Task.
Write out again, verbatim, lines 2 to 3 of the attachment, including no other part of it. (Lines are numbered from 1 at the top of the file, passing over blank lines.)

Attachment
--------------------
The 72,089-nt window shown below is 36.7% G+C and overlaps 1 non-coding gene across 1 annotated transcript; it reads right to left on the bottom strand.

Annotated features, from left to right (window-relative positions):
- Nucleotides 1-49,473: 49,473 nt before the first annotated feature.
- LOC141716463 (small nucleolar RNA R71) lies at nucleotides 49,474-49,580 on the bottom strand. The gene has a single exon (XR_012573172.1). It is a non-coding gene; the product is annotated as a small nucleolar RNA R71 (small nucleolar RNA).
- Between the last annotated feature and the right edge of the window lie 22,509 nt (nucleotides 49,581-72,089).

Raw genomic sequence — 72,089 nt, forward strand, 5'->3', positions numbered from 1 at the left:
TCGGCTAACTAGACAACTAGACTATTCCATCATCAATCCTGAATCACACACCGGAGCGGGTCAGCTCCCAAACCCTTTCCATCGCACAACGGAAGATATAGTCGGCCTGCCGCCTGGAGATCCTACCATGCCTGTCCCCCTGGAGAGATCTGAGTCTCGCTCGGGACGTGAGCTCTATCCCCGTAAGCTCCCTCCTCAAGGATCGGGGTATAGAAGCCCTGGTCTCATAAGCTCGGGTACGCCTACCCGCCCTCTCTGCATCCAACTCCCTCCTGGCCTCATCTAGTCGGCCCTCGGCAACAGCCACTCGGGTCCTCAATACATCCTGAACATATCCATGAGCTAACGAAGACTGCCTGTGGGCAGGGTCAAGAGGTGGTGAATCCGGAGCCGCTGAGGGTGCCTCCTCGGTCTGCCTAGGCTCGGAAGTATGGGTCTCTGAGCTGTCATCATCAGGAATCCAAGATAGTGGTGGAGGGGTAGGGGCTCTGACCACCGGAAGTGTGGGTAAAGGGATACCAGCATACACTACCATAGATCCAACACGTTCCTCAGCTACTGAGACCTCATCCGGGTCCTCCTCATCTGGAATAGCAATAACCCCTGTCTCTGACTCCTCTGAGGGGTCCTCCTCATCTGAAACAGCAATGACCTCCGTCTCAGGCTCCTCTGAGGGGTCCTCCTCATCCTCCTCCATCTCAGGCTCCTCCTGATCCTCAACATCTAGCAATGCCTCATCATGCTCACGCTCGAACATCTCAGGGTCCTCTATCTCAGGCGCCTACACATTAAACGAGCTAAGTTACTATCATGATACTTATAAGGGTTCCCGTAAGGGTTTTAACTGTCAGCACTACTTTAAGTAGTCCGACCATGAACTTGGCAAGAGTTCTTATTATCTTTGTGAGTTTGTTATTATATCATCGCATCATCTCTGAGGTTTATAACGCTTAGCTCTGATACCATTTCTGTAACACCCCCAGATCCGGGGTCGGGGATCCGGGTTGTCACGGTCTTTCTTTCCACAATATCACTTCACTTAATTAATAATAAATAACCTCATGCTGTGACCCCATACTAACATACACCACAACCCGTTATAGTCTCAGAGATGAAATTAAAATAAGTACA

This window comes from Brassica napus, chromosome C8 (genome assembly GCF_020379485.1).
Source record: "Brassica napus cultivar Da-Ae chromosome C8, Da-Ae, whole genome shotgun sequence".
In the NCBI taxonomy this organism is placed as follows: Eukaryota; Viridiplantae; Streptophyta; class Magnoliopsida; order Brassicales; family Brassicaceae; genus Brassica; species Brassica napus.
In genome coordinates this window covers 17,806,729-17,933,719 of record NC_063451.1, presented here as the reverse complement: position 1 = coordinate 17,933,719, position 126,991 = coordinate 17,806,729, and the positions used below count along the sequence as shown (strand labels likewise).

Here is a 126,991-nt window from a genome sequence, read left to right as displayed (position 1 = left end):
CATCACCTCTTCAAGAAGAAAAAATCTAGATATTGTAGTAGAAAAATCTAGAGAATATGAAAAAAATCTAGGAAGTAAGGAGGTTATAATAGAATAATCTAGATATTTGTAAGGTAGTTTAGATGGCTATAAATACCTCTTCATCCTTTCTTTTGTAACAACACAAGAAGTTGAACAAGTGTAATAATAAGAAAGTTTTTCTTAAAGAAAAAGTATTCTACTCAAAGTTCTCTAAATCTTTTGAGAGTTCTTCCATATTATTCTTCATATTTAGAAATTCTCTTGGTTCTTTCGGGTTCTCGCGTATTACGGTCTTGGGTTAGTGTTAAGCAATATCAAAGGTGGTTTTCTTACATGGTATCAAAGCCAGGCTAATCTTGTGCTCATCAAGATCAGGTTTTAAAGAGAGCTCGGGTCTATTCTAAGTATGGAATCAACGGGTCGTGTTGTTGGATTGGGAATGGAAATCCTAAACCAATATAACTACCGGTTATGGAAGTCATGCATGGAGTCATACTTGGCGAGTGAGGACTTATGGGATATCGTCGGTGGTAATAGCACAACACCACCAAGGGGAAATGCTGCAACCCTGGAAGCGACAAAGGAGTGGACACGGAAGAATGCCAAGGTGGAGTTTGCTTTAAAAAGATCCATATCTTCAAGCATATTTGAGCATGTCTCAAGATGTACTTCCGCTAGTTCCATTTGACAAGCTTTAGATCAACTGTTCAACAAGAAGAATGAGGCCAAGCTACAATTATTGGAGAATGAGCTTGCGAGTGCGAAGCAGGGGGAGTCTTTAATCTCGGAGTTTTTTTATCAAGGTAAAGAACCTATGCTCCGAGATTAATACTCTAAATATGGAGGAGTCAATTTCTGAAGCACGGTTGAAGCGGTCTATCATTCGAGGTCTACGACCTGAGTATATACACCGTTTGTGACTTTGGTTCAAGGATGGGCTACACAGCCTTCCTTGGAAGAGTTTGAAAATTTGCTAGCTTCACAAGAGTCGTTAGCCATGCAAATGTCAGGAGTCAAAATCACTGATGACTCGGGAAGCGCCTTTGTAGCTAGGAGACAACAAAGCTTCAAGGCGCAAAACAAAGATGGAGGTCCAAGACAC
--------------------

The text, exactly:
Annotated features, from left to right (window-relative positions):
- Nucleotides 1-49,473: 49,473 nt before the first annotated feature.